Q: I'm an associate attorney at a small firm, and one of the partners is a friend of my dad's (it's how I got the interview in the first place). However, I feel I got the job because I was the best qualified. In any case, he's constantly asking me to get coffee for him, take lunch orders and do other menial errands for him and the rest of the office. It's not that big a deal, and we all wear many hats here, but I didn't go to law school for this. How do I get him to stop asking?
A: First, I would argue that this is a big deal to you if you are so bothered by it that you are seeking advice. It's OK to admit it to yourself and others when you feel you are experiencing something that is unfair. Until you own the fact that there might a problem, you wont have the motivation to go about confronting the problem. It's important to keep things in perspective, but don't try to minimize your feelings and dismiss things by saying that they are "not that big of a deal" when they clearly are for you.
Second, being the newbie in the workplace is a difficult position and it can take awhile to accept and work through the office dynamics. You don't want to appear as if you are not a team player but at the same time, you don't want to be taken advantage of. The fact is that yes, as an associate you will at times have to fetch coffee, pick up dry cleaning and perform other tasks that are not representative of your education and expertise. It can be a real blow to our egos when we feel as if our hard earned degrees don't matter as much as our ability to get the morning coffee orders right. But it's called paying your dues and you have to think of it as a rite of passage. One day, when you are further up the totem pole, you will have better perspective to see how this works. When the firm brings in new attorneys in the future, you will now be the one asking them to do the same thing that you were once asked to do. While you are in the position that you are in now though, make the best of it. After you're done getting coffee, for example, ask if you can help out with a special project or use that interaction to offer your opinions or seek advice on a project that you are working on. They know you can do more than be an assistant, but sometimes you have to remind them why they hired you in the first place.
However, at some point, you have to move out of your "newbie role." You are a qualified professional and can not be expected to wear all of the hats all of the time. If you find that you are the only one who is constantly asked to do menial things, then you may need to address it with your employer. You need to make a point that you were hired to be a lawyer -- and you are less effective at your job when you have to perform other duties. If you don't know how to approach the topic, the next time you are asked to get coffee you might want to say something to the effect of: "My priorities for the day are ABC so I can meet the XYZ deadline. Do you want me to stop what I'm doing here or can you find someone else to run that errand? I won't have time to get to both." Or, you could say "I'm too busy working on that deposition to get you lunch, but I'd be glad to pass on your order to your assistant. Would you like me to do that?" Both of these are professional ways of pointing out that your boss is treating you unprofessionally. Or, depending on your relationship, you could make a joke about how you'll be happy to take office lunch orders -- again -- but at the rate of $350 an hour (or whatever your hourly billing rate may be) it might make more financial sense to use your skills elsewhere and give that task to someone else.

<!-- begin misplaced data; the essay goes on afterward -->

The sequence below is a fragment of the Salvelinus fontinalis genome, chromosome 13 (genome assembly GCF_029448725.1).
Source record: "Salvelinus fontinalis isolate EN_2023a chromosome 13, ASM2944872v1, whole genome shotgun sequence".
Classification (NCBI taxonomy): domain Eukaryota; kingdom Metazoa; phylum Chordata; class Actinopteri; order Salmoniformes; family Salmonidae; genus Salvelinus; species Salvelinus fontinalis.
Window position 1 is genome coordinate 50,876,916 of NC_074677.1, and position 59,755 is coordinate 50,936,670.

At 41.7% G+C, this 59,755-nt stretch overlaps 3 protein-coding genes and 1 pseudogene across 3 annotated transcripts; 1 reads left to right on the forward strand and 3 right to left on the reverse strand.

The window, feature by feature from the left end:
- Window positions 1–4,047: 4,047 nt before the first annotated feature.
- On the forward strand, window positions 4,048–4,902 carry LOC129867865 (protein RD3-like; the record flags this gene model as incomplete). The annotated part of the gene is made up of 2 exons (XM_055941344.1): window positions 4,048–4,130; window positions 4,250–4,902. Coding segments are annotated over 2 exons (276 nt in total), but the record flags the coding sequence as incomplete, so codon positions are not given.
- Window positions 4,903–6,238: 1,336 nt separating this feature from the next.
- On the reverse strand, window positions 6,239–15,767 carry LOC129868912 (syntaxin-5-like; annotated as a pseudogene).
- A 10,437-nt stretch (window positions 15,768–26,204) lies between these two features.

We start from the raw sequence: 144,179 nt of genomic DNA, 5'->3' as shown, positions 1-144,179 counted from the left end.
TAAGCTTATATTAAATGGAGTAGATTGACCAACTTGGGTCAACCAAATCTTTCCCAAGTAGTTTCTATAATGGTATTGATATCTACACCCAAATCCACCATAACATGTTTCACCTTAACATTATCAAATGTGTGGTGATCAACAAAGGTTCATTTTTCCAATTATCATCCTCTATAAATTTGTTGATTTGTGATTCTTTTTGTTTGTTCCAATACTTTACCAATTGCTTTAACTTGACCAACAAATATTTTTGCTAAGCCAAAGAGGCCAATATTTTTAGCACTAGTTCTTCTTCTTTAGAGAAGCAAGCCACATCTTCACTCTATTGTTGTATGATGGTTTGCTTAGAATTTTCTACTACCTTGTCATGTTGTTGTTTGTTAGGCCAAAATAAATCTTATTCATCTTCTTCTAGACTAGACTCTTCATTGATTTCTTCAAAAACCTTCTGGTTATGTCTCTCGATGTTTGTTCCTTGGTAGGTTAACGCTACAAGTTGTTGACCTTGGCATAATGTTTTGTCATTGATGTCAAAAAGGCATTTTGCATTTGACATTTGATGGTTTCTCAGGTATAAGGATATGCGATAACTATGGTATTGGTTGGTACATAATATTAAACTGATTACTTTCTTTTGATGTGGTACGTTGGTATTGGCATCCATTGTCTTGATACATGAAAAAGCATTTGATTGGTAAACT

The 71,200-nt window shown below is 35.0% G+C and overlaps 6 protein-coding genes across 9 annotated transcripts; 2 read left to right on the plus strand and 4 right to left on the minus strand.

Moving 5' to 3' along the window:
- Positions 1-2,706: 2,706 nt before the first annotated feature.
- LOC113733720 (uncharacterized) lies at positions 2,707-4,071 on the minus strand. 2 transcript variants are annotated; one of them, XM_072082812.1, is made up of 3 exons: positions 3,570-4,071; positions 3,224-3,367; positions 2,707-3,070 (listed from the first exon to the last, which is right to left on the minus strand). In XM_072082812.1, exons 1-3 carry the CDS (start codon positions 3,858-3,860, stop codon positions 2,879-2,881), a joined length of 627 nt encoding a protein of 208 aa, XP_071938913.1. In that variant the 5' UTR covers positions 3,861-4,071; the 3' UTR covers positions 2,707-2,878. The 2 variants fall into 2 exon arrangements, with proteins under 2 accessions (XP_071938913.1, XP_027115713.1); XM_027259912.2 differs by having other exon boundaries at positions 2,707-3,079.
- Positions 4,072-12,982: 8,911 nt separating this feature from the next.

If your boss still pushes you to do such tasks then you will have to draw some boundaries yourself in order to get your point across. For example, if he or she wants you to spend half the day running errands, then fine. But that doesn't mean that you now need to stay up half the night to finish work that you would have and should have finished during the day otherwise. After a while, your boss will stop putting these errands on you when what' s really important doesn't get done.
If you are willing to take a more direct stance and feel that this is truly not an issue of "paying your dues" (sometimes bosses simply take advantage of their position -- they don't have boundaries and their demands are unreasonable and unprofessional) then you may want to think about about having a talk where you explicitly discuss your scope of duties until you both come to an understanding of what you were hired to do. Make sure you are respectful and you may find that having such a discussion actually will make your boss respect you more because you are clearly stating your worth and demanding to be treated as a serious member of the team.
Be aware though that some of these options are tricky. It would be great if your boss acknowledged your point of view and responded appropriately, but sometimes an employer's unrealistic expectations won't change and when they see that you are not willing to cater to their demands, they will easily find someone else who will. So be strategic and be prepared that standing up for yourself and demanding respect may mean that you could be out of a job. You have to be prepared to walk away. The good thing though, is that you will be saving yourself a lot of frustration, wasted time and heartache from having the courage to take such an action. You won't find yourself sitting in the same position 5 years from now dealing with the same issue. Instead you'll be employed somewhere where your skills are respected and reflected in the work you do.
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